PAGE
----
We used to do Thanksgiving at the in-laws, and Christmas at my parents (not 25th, but a few days before or after). Both families live in different states from us and from each other, so we had to travel. When my MIL died the torch was passed to one of DH’s sisters, but by then the older siblings were wanting to do their own nuclear family Thanksgivings, so it has faded away. This year DH’s brother, his wife and their three teens are coming here for Thanksgiving, so we will be 10 (with my kids and DD’s boyfriend). It will be a nice change from just the four of us.

    I started a mini tradition in December, with DS and I flying in to visit my parents for a few days (him from college as soon as finals are over, and me from home). Then we both fly home to San Francisco. It is close enough to Christmas to have the true holiday feeling, but then we are in our own home for the actual celebration.

  85. I discovered Korean food for the first time at a hole in the wall restaurant just off Central Square. I know Korean food is ubiquitous today, but this was back in 1987, and I had never seen it before.

  86. I was like, “That is a thing? Let me google this immediately!” But no, it is not a thing, or not in Honolulu, at any rate. Alas.

    Well, I am in the South, where silver is worshipped right along with ancestors, so of course there are a million places to send out silver to be polished.

  87. ssk – that’s so nice that you and DS see your parents like that. Lovely mom/son tradition and I’m sure your folks love it.

    I expect we are creating a new tradition where DH and I are alone for American Thanksgiving and the kids all head to Canada. DS called a few weeks ago to ask if he could spend Thanksgiving weekend driving to Canada to see his grandparents–his dad’s mother, and my parents. He invited his sisters along and they jumped at the chance for an all-kid international road trip.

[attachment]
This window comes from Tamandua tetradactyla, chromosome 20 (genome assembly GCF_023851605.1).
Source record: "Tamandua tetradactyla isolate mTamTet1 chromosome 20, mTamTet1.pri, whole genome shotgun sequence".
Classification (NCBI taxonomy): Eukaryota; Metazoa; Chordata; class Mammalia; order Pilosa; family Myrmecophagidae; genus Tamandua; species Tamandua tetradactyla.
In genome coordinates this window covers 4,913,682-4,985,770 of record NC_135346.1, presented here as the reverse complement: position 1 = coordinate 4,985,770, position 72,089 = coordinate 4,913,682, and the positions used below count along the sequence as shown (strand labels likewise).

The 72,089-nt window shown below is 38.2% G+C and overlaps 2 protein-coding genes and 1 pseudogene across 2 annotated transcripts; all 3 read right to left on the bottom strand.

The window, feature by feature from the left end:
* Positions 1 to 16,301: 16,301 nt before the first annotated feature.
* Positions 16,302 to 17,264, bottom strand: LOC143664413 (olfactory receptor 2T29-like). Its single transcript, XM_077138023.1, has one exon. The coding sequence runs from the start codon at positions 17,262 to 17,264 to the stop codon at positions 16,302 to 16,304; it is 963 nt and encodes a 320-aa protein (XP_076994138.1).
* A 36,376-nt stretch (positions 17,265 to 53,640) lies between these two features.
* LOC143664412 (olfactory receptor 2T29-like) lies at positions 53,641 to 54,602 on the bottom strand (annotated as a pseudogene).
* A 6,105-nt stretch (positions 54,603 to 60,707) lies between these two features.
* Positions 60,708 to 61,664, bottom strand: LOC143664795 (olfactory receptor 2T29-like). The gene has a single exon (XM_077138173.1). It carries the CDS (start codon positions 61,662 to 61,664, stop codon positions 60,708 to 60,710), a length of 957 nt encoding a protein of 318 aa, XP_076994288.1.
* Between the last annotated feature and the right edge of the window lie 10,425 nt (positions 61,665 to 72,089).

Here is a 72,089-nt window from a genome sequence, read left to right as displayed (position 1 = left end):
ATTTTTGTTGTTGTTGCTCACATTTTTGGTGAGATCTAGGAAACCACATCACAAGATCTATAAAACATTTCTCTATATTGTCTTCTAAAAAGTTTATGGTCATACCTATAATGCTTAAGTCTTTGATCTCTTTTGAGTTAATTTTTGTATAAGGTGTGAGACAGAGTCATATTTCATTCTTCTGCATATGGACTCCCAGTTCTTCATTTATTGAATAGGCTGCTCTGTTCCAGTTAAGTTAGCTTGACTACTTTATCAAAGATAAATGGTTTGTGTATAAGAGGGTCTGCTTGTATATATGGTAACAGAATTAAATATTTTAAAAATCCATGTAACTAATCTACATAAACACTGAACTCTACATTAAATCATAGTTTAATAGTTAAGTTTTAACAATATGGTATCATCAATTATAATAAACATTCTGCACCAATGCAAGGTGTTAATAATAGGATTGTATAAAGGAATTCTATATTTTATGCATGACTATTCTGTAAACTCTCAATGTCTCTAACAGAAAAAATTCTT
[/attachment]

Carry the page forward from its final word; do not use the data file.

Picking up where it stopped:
My father and DS’s grandmother have had some sudden, unexpected and very serious/frightening health incidents in the past several months, and I know DS worries that his chances to see them are dwindling. He’s no longer within easy driving distance of them (when at school) and on the many occasions when I’ve zipped up to see my dad, DS has lamented his inability to do that.

    My parents and fmr MIL haven’t stopped emailing and calling me excitedly about the kids’ impending visit, and I know all three of them will be talking about it for months to come. I believe the kids will always remember it too, and will always be glad they took this time to be together, and to see their grandparents. So, our family photo this year, and maybe for several years to come, will be me, DH and the dogs, unless we snap a group shot before the kids climb into the Flex and head off.

  88. The neighborhood under discussion (which is a lot safer than it was 30 years ago) north of Central Square is where the Frugalwoods bought their house. I lived 3 blocks from the Charles River from 1980 to 2000. I used to walk the 12 blocks south from the Central Square subway stop in the dark after work. The risks of street crime declined markedly in my neighborhood during that period, and now it is mostly gentrified. Finn, I wouldn’t worry about it if one of yours goes to either Cambridge institution.

  89. What to do? We’re planning to go away this weekend to a VRBO rental in the mountains, leaving Friday morning. My oldest got sick (vomited) at school this morning and is home resting, supposedly feeling better.

    Is it a bug that will infect others and make the weekend miserable, or is it a one-time thing? Should I try to cancel VRBO now, ask for a rain check, or do nothing? (I’m not entirely familiar with their cancellation policy.)

    WWYD?

  90. I may be the only person who loves to polish silver.
    We go to my in laws for Thanksgiving, it is usually anywhere from 6 to 10 of us. No dressing up. Christmas is just the four of us–the nearest family is 8 hours away. We used to travel to be with DHs siblings, but their traditions are so different from the way we wanted to spend the day, so we stay home with our own traditions. Christmas dinner features china, crystal and silver. Again, no dressing up.

  91. Milo – You can look at the listing for the owner’s cancellation policy – VRBO has some overall policies, but it is mostly an electronic classified ad platform that collects fees from the owners who set their own rules. I doubt you can get any money back now, but if you go to the listing and see open less desirable date weekends later in the year you could ask to switch (and that would be an owner just being nice – no refund, rebate or switch should be expected). I would personally just wait and see, and if the family is too sick to go, just remember that one of the advantages of being (if not feeling) UMC is that you can in reality absorb the financial loss even though it sticks in your craw to do so.